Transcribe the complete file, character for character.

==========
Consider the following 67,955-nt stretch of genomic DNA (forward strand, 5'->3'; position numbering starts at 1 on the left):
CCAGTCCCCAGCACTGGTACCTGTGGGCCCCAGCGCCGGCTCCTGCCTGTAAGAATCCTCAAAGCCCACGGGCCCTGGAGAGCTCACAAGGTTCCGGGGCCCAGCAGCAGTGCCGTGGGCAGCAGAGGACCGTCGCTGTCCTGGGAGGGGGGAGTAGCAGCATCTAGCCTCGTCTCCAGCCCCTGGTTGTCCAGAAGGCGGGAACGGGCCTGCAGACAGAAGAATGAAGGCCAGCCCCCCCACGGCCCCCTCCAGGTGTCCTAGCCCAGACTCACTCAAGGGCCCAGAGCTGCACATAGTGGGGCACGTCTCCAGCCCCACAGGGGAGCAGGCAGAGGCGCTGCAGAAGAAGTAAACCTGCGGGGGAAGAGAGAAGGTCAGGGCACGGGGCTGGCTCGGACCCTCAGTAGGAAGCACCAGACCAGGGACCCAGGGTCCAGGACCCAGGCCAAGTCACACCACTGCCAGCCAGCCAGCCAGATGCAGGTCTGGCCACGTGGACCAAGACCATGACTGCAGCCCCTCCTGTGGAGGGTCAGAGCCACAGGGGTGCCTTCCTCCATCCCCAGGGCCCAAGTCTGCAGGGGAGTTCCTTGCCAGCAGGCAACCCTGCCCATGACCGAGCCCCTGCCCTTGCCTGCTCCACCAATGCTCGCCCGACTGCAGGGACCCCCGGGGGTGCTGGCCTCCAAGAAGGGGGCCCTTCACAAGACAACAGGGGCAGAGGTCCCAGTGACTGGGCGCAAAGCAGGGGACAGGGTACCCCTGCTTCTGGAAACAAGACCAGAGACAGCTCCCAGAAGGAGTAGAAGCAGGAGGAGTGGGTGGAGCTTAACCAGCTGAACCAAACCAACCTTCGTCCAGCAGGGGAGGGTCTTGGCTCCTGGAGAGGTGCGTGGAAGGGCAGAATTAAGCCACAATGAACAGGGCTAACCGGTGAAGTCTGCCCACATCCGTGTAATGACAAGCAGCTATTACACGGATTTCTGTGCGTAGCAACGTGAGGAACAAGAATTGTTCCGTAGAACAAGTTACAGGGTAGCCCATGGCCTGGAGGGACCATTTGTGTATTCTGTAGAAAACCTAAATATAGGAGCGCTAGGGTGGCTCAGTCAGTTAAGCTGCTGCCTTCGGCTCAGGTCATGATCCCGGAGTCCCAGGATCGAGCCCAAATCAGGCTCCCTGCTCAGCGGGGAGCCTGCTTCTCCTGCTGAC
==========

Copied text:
Consider the following 67,955-nt stretch of genomic DNA (forward strand, 5'->3'; position numbering starts at 1 on the left):
CCAGTCCCCAGCACTGGTACCTGTGGGCCCCAGCGCCGGCTCCTGCCTGTAAGAATCCTCAAAGCCCACGGGCCCTGGAGAGCTCACAAGGTTCCGGGGCCCAGCAGCAGTGCCGTGGGCAGCAGAGGACCGTCGCTGTCCTGGGAGGGGGGAGTAGCAGCATCTAGCCTCGTCTCCAGCCCCTGGTTGTCCAGAAGGCGGGAACGGGCCTGCAGACAGAAGAATGAAGGCCAGCCCCCCCACGGCCCCCTCCAGGTGTCCTAGCCCAGACTCACTCAAGGGCCCAGAGCTGCACATAGTGGGGCACGTCTCCAGCCCCACAGGGGAGCAGGCAGAGGCGCTGCAGAAGAAGTAAACCTGCGGGGGAAGAGAGAAGGTCAGGGCACGGGGCTGGCTCGGACCCTCAGTAGGAAGCACCAGACCAGGGACCCAGGGTCCAGGACCCAGGCCAAGTCACACCACTGCCAGCCAGCCAGCCAGATGCAGGTCTGGCCACGTGGACCAAGACCATGACTGCAGCCCCTCCTGTGGAGGGTCAGAGCCACAGGGGTGCCTTCCTCCATCCCCAGGGCCCAAGTCTGCAGGGGAGTTCCTTGCCAGCAGGCAACCCTGCCCATGACCGAGCCCCTGCCCTTGCCTGCTCCACCAATGCTCGCCCGACTGCAGGGACCCCCGGGGGTGCTGGCCTCCAAGAAGGGGGCCCTTCACAAGACAACAGGGGCAGAGGTCCCAGTGACTGGGCGCAAAGCAGGGGACAGGGTACCCCTGCTTCTGGAAACAAGACCAGAGACAGCTCCCAGAAGGAGTAGAAGCAGGAGGAGTGGGTGGAGCTTAACCAGCTGAACCAAACCAACCTTCGTCCAGCAGGGGAGGGTCTTGGCTCCTGGAGAGGTGCGTGGAAGGGCAGAATTAAGCCACAATGAACAGGGCTAACCGGTGAAGTCTGCCCACATCCGTGTAATGACAAGCAGCTATTACACGGATTTCTGTGCGTAGCAACGTGAGGAACAAGAATTGTTCCGTAGAACAAGTTACAGGGTAGCCCATGGCCTGGAGGGACCATTTGTGTATTCTGTAGAAAACCTAAATATAGGAGCGCTAGGGTGGCTCAGTCAGTTAAGCTGCTGCCTTCGGCTCAGGTCATGATCCCGGAGTCCCAGGATCGAGCCCAAATCAGGCTCCCTGCTCAGCGGGGAGCCTGCTTCTCCTGCTGAC